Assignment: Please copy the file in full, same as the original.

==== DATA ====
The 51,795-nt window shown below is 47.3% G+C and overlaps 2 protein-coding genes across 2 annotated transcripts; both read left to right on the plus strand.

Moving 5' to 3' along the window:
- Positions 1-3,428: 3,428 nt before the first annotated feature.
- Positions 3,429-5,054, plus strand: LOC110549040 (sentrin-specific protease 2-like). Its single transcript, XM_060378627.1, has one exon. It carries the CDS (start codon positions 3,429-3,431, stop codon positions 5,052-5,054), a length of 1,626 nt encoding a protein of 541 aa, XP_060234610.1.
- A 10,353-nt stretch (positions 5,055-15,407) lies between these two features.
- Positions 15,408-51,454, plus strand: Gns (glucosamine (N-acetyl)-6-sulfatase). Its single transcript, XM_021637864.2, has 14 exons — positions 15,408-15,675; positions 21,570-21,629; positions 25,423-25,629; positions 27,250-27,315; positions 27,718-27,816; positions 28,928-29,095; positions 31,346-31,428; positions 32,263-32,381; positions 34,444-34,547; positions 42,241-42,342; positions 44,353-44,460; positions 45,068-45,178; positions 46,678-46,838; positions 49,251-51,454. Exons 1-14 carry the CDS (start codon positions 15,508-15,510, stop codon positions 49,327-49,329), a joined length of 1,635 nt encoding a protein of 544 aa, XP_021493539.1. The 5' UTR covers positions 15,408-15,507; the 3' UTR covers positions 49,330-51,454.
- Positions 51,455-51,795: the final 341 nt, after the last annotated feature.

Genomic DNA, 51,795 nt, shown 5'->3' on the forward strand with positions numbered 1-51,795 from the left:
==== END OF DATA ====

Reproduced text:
The 51,795-nt window shown below is 47.3% G+C and overlaps 2 protein-coding genes across 2 annotated transcripts; both read left to right on the plus strand.

Moving 5' to 3' along the window:
- Positions 1-3,428: 3,428 nt before the first annotated feature.
- Positions 3,429-5,054, plus strand: LOC110549040 (sentrin-specific protease 2-like). Its single transcript, XM_060378627.1, has one exon. It carries the CDS (start codon positions 3,429-3,431, stop codon positions 5,052-5,054), a length of 1,626 nt encoding a protein of 541 aa, XP_060234610.1.
- A 10,353-nt stretch (positions 5,055-15,407) lies between these two features.
- Positions 15,408-51,454, plus strand: Gns (glucosamine (N-acetyl)-6-sulfatase). Its single transcript, XM_021637864.2, has 14 exons — positions 15,408-15,675; positions 21,570-21,629; positions 25,423-25,629; positions 27,250-27,315; positions 27,718-27,816; positions 28,928-29,095; positions 31,346-31,428; positions 32,263-32,381; positions 34,444-34,547; positions 42,241-42,342; positions 44,353-44,460; positions 45,068-45,178; positions 46,678-46,838; positions 49,251-51,454. Exons 1-14 carry the CDS (start codon positions 15,508-15,510, stop codon positions 49,327-49,329), a joined length of 1,635 nt encoding a protein of 544 aa, XP_021493539.1. The 5' UTR covers positions 15,408-15,507; the 3' UTR covers positions 49,330-51,454.
- Positions 51,455-51,795: the final 341 nt, after the last annotated feature.

Genomic DNA, 51,795 nt, shown 5'->3' on the forward strand with positions numbered 1-51,795 from the left: